fbpx

Running up the legal tab in the same-sex marriage cases

Add another $45,000 to the tab that legislative leaders ran up in attorneys fees and costs chasing their same-sex marriage opposition in the courts,  even in the face of rulings rejecting marriage bans as unconstitutional.

In addition to the fees and costs incurred by the leaders’ own attorneys, taxpayers will now also be on the hook for those additional dollars — a fee award which court fillings this week show the leaders agreed to as as a result of their involvement as intervenors in those cases.

The award goes to the Amendment One challengers as the prevailing parties to a successful civil rights claim under 42 U.S.C. 1983.

Then Speaker Thom Tillis and Senate President Phil Berger jumped into the cases in October 2014 after the federal appeals court in Richmond laid down the law in the circuit, holding in the Virginia case, Bostic v. Rainey, that state bans on same sex marriage were unconstitutional.

Just hours after that Bostic ruling in July 2014, Attorney General Roy Cooper indicated that his office would no longer defend North Carolina’s ban, saying that it was time “to stop making arguments we will lose.”

And on October 6, 2014, the U.S. Supreme Court refuse to review Bostic, making the appeals court ruling the governing law in North Carolina.

Despite those clear signals from the appeals and Supreme Courts, the self-professed fiscal conservatives took up the torch on October 9, when they asked U.S. District Judge William Osteen to allow them to intervene in the two challenges pending before him.

Osteen declared Amendment One unconstitutional pursuant to the Bostic decision on October 14, 2014, but then granted the leaders’ intervention request for purposes of appeal.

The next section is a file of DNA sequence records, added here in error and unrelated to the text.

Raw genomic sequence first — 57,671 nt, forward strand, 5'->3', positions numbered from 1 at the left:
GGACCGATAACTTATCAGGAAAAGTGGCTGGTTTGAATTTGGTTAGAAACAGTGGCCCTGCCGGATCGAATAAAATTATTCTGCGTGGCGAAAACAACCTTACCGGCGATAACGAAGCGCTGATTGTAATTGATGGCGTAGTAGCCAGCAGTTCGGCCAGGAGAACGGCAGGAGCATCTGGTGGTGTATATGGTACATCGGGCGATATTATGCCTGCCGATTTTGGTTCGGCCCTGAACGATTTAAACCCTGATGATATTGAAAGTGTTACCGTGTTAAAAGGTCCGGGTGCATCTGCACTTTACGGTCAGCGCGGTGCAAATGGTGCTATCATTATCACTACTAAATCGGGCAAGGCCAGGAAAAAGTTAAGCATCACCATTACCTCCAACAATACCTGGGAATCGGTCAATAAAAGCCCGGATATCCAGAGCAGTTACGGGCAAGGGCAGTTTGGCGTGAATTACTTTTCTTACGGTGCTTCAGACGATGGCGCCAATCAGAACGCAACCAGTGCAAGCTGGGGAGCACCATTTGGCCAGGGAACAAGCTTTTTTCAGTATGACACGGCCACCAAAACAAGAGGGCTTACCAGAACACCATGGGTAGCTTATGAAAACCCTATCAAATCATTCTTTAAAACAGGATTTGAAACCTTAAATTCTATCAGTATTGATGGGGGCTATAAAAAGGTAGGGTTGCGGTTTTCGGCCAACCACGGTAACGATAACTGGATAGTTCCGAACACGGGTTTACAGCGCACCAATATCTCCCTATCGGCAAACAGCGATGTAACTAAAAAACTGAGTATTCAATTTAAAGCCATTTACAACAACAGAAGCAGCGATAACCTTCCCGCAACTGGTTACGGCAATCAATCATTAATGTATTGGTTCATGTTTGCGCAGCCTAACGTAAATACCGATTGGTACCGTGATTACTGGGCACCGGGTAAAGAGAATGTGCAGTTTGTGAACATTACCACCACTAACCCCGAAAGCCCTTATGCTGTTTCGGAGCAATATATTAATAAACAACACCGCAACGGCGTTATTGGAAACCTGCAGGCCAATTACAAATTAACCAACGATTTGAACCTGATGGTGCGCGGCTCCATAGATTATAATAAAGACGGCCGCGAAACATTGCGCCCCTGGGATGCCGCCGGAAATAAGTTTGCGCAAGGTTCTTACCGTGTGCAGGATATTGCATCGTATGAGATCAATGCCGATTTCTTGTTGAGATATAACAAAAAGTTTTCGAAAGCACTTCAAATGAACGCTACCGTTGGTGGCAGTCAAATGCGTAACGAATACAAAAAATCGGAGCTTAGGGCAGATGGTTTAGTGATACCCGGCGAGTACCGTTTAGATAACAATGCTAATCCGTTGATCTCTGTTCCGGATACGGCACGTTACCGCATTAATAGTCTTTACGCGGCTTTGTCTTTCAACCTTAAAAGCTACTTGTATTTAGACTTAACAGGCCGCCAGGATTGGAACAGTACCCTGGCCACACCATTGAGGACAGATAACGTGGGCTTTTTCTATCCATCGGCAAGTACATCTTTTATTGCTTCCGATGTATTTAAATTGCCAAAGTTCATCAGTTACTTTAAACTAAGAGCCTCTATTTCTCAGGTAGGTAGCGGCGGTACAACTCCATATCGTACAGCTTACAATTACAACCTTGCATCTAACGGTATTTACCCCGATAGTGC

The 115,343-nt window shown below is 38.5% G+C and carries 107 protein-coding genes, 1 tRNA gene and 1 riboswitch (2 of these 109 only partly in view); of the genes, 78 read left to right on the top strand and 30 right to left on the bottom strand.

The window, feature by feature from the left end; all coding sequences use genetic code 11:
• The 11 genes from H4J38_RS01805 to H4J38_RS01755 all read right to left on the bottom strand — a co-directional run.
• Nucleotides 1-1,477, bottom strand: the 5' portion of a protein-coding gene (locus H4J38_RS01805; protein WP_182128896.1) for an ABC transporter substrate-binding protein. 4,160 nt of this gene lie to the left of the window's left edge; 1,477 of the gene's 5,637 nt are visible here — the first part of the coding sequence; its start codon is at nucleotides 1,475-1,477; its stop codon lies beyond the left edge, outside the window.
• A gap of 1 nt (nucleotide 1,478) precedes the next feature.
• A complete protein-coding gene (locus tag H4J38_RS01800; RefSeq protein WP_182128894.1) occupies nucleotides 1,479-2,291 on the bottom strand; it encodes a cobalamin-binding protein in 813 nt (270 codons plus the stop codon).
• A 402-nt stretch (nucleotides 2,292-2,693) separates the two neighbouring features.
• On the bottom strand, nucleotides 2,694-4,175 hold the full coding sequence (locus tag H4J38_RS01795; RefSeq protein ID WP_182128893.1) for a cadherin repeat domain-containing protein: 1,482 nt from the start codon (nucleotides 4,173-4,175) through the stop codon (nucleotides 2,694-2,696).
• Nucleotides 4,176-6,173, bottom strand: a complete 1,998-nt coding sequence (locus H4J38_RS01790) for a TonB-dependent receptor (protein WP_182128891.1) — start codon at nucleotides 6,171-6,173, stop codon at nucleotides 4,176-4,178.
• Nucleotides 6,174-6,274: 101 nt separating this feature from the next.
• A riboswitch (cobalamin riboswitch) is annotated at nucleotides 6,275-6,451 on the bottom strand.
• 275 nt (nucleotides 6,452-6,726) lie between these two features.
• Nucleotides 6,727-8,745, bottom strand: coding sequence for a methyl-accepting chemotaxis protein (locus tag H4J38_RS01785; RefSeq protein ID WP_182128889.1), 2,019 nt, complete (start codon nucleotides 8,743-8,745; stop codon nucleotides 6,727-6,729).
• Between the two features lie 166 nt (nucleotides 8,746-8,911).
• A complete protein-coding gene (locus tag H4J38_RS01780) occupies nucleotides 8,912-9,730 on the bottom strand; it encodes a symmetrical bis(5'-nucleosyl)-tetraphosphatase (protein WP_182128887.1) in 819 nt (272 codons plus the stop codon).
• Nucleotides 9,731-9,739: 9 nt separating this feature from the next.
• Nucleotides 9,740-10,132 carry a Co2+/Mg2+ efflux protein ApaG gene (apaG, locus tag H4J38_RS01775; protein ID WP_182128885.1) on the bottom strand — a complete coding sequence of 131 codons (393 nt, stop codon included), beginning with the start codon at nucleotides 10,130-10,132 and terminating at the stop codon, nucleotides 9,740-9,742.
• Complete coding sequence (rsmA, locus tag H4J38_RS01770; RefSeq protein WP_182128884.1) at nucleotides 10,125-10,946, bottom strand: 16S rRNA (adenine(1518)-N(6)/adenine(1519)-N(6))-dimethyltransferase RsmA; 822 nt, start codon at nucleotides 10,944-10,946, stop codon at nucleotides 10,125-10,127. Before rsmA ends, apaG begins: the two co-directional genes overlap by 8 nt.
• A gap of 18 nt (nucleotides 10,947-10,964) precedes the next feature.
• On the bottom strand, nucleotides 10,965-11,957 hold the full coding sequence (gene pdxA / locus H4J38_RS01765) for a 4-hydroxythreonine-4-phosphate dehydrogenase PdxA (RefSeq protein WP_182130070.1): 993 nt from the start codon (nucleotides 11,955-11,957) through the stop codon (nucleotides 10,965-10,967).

They then pursued that appeal until the U.S. Supreme Court ruled in late June, 2015 in Obegefell v. Hodges that marriage bans across the country were unconstitutional.

The cost for that fruitless appeal was $56, 476, but the challengers have agreed to accept $44,501.36.

They are also separately seeking nearly $255,000 from the state for fees and costs incurred as a result of its defense of Amendment One.

###

Load More Related Articles
Load More By Sharon McCloskey
Load More In News

Top Stories from NCPW

  • News
  • Commentary

WASHINGTON — The Department of Education announced on Tuesday it is extending the pandemic-era pause on… [...]

Alcoa's continued discharge of toxics into Badin Lake, a popular fishing and swimming destination, linked to… [...]

Local governments in Ohio and Illinois are using American Rescue Plan Act money to relieve residents… [...]

A new study finds authorities rely on police and jails to address low-level charges that don’t… [...]

Maybe the change was an inevitable byproduct of our current charged and contentious era. Maybe it… [...]

The post Swift action appeared first on NC Policy Watch. [...]

The North Carolina Supreme Court – or at least a slim majority of its members –… [...]

So now what? What are we to make of the results of the 2022 midterms now… [...]

REPUBLISHING TERMS

You may republish this article online or in print under our Creative Commons license. You may not edit or shorten the text, you must attribute the article to The Pulse and you must include the author’s name in your republication.

If you have any questions, please email [email protected]

License

Creative Commons License AttributionCreative Commons Attribution
Running up the legal tab in the same-sex marriage cases